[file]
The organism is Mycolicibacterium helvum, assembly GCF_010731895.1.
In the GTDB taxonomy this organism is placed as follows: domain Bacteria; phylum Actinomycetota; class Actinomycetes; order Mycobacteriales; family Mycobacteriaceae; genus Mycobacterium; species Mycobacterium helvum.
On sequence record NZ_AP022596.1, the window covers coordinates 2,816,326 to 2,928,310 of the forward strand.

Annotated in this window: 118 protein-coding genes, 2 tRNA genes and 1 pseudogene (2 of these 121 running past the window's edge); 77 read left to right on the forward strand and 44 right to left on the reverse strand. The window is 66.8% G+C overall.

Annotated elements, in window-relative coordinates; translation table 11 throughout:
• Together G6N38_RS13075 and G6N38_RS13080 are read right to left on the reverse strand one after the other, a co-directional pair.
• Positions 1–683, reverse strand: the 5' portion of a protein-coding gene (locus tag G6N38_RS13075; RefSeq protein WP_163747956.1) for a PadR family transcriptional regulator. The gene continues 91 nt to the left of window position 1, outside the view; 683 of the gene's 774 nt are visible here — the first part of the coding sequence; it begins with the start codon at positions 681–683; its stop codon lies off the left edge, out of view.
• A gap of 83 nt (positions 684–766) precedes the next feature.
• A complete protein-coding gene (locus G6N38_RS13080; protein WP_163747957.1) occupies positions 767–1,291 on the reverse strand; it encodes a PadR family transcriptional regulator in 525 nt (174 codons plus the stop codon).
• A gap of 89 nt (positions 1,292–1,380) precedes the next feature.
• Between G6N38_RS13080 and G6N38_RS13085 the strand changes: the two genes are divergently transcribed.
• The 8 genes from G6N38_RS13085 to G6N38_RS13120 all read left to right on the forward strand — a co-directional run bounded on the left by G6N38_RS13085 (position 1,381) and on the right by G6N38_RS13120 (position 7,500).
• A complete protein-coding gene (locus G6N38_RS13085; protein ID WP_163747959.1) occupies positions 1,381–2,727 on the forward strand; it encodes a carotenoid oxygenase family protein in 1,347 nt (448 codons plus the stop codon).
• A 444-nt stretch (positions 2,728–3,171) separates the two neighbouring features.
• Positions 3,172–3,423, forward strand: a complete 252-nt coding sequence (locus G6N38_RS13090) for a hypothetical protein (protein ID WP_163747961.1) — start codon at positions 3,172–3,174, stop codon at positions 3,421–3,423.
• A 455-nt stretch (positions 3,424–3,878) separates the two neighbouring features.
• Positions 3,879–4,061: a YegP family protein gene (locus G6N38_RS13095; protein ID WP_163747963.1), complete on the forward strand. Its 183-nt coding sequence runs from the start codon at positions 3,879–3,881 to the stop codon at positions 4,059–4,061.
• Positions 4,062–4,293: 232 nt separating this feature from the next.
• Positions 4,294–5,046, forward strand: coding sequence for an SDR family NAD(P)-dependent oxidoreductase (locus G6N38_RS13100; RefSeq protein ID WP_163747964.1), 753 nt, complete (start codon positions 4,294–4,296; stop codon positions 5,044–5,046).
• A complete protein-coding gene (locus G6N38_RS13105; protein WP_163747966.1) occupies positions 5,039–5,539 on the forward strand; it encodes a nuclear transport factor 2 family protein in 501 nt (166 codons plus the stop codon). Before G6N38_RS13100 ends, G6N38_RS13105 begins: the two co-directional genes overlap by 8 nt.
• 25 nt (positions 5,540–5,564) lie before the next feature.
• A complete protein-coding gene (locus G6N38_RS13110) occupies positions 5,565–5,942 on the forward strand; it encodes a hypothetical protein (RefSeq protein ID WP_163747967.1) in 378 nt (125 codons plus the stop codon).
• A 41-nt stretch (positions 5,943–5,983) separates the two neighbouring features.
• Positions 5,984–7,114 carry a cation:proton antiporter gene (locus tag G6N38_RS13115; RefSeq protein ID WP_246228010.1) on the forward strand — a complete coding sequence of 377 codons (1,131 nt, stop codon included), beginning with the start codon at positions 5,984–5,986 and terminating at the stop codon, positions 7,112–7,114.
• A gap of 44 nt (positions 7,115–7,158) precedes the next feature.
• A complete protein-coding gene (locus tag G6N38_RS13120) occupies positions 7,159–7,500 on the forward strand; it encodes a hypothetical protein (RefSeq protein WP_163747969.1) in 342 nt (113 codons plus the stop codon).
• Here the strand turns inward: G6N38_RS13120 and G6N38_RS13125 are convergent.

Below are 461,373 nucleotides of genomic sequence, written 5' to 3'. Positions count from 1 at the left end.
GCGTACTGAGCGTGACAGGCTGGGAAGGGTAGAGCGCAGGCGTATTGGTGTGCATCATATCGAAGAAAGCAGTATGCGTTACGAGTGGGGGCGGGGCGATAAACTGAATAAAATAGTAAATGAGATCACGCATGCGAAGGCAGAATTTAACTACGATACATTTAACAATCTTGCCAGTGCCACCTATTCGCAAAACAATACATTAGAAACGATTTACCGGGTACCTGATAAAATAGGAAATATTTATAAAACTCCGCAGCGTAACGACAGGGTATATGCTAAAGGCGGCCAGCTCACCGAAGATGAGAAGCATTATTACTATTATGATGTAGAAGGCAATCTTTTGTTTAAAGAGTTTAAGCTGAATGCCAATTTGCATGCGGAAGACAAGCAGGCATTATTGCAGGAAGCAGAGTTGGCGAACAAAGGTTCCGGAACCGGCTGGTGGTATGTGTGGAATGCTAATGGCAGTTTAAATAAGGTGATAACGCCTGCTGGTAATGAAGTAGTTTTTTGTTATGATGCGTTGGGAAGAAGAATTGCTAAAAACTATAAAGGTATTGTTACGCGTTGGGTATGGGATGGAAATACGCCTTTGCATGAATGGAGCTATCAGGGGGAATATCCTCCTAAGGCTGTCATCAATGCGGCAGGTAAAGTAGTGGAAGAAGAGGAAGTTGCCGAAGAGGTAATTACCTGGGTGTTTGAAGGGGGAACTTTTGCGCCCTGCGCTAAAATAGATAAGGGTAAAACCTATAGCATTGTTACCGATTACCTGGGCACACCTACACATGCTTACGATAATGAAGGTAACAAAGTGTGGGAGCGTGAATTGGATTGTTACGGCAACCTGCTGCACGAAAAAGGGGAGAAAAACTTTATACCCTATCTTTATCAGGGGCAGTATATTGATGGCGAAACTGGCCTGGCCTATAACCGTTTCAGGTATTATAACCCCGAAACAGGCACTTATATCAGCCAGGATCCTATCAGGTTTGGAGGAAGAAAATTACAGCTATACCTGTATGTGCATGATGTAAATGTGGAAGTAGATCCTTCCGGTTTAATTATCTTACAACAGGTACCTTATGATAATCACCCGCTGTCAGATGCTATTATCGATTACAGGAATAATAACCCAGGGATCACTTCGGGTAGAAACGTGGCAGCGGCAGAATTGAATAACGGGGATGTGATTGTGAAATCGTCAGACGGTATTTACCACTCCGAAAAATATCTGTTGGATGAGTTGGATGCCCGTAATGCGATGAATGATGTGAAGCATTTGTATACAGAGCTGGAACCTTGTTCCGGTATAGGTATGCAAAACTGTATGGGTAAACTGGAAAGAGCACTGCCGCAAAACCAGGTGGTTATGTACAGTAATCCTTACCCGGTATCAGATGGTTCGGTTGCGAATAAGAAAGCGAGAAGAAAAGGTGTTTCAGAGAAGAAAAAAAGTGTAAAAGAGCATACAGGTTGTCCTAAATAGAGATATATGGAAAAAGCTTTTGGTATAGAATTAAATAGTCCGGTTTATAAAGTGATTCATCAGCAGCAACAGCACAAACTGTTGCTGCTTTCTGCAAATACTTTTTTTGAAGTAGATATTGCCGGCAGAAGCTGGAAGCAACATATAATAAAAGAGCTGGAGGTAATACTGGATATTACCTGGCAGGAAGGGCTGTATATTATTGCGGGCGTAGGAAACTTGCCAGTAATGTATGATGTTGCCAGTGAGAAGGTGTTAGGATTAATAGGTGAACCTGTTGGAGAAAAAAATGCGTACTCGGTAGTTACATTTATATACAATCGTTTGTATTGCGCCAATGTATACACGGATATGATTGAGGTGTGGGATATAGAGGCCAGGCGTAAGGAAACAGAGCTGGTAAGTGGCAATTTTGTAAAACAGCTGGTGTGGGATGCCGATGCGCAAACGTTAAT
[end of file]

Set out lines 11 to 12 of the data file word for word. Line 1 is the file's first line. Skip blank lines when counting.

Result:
• Between G6N38_RS13080 and G6N38_RS13085 the strand changes: the two genes are divergently transcribed.
• The 8 genes from G6N38_RS13085 to G6N38_RS13120 all read left to right on the forward strand — a co-directional run bounded on the left by G6N38_RS13085 (position 1,381) and on the right by G6N38_RS13120 (position 7,500).